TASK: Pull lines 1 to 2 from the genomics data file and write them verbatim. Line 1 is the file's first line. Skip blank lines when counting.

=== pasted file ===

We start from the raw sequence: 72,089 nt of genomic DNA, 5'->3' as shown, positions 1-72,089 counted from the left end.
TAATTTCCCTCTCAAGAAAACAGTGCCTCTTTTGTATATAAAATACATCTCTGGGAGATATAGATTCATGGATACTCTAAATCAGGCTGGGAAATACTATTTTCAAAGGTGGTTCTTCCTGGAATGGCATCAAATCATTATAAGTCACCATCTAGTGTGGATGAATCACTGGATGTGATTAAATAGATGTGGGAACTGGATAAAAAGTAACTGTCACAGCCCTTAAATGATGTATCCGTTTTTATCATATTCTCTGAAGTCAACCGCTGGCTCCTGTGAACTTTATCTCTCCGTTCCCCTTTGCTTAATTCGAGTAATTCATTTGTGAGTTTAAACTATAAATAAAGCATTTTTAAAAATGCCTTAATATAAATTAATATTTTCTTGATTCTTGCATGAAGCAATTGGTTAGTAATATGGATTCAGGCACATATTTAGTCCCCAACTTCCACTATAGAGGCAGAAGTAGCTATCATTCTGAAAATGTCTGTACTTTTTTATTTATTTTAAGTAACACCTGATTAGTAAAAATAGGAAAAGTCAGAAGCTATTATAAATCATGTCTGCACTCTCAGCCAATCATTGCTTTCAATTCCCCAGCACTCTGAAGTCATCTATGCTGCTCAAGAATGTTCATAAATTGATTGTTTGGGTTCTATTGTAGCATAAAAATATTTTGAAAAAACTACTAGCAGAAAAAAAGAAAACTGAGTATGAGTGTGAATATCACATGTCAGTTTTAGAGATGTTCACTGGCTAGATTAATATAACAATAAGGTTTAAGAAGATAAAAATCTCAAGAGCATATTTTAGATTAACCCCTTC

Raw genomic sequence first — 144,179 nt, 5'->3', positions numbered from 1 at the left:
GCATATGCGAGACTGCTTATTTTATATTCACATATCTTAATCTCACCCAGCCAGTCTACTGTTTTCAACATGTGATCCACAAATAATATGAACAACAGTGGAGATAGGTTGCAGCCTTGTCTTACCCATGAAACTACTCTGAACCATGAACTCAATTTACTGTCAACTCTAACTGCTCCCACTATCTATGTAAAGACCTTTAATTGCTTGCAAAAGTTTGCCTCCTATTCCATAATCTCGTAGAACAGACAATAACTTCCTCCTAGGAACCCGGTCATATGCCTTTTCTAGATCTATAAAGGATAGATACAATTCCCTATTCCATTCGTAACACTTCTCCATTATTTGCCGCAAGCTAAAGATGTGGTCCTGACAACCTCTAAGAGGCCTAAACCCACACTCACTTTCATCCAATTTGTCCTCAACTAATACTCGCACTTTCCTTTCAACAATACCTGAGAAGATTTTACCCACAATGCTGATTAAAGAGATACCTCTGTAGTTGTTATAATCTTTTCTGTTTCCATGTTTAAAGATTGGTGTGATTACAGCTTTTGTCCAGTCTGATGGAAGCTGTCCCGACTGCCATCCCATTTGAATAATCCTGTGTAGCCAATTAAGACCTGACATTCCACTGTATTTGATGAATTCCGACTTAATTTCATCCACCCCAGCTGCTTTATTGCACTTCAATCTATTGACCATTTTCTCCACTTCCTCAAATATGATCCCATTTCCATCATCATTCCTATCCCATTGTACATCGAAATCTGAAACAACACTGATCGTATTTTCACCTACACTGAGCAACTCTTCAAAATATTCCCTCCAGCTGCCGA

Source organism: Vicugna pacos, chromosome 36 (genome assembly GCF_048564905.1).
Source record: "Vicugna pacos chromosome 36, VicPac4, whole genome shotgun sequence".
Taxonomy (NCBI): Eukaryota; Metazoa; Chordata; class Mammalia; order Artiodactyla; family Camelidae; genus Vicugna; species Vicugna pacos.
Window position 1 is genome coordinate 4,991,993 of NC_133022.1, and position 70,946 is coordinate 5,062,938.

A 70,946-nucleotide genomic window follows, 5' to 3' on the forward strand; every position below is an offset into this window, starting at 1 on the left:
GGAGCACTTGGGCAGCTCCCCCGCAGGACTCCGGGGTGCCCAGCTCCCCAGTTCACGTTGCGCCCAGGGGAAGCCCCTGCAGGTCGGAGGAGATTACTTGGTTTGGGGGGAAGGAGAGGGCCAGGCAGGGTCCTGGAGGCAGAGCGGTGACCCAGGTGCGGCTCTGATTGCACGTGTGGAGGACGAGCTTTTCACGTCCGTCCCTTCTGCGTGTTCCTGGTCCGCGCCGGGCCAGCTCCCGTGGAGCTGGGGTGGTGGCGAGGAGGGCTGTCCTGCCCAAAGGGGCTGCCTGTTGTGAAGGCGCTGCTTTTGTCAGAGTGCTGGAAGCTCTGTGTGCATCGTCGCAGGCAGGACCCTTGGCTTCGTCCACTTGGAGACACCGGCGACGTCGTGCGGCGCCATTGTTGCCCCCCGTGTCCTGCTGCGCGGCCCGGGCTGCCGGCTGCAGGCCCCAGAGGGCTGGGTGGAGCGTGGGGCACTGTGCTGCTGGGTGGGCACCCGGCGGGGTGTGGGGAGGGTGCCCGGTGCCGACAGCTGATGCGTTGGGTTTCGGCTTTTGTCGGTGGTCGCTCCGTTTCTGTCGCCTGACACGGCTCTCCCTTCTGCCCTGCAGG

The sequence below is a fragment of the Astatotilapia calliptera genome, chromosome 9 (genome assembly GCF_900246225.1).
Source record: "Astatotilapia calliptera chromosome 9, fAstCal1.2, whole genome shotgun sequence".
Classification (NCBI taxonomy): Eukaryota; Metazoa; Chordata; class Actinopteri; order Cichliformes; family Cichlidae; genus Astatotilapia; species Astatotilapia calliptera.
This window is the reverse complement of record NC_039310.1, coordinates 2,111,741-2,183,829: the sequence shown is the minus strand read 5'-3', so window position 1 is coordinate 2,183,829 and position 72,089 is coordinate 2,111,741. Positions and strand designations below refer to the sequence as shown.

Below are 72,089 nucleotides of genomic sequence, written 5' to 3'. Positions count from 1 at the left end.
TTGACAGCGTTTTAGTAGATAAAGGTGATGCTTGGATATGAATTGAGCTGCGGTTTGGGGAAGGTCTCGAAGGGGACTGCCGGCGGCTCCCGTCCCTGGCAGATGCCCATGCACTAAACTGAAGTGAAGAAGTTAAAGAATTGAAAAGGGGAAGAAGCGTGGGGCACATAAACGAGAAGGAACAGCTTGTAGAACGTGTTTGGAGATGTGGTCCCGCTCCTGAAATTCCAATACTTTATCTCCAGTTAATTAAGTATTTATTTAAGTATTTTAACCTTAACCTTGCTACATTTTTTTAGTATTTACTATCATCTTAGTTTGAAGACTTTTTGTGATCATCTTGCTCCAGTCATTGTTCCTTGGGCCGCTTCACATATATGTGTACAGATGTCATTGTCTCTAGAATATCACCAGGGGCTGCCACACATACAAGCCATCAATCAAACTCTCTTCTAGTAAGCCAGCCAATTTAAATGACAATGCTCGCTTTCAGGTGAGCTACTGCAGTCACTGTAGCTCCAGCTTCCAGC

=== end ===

We start from the raw sequence: 72,089 nt of genomic DNA, 5'->3' as shown, positions 1-72,089 counted from the left end.
TAATTTCCCTCTCAAGAAAACAGTGCCTCTTTTGTATATAAAATACATCTCTGGGAGATATAGATTCATGGATACTCTAAATCAGGCTGGGAAATACTATTTTCAAAGGTGGTTCTTCCTGGAATGGCATCAAATCATTATAAGTCACCATCTAGTGTGGATGAATCACTGGATGTGATTAAATAGATGTGGGAACTGGATAAAAAGTAACTGTCACAGCCCTTAAATGATGTATCCGTTTTTATCATATTCTCTGAAGTCAACCGCTGGCTCCTGTGAACTTTATCTCTCCGTTCCCCTTTGCTTAATTCGAGTAATTCATTTGTGAGTTTAAACTATAAATAAAGCATTTTTAAAAATGCCTTAATATAAATTAATATTTTCTTGATTCTTGCATGAAGCAATTGGTTAGTAATATGGATTCAGGCACATATTTAGTCCCCAACTTCCACTATAGAGGCAGAAGTAGCTATCATTCTGAAAATGTCTGTACTTTTTTATTTATTTTAAGTAACACCTGATTAGTAAAAATAGGAAAAGTCAGAAGCTATTATAAATCATGTCTGCACTCTCAGCCAATCATTGCTTTCAATTCCCCAGCACTCTGAAGTCATCTATGCTGCTCAAGAATGTTCATAAATTGATTGTTTGGGTTCTATTGTAGCATAAAAATATTTTGAAAAAACTACTAGCAGAAAAAAAGAAAACTGAGTATGAGTGTGAATATCACATGTCAGTTTTAGAGATGTTCACTGGCTAGATTAATATAACAATAAGGTTTAAGAAGATAAAAATCTCAAGAGCATATTTTAGATTAACCCCTTC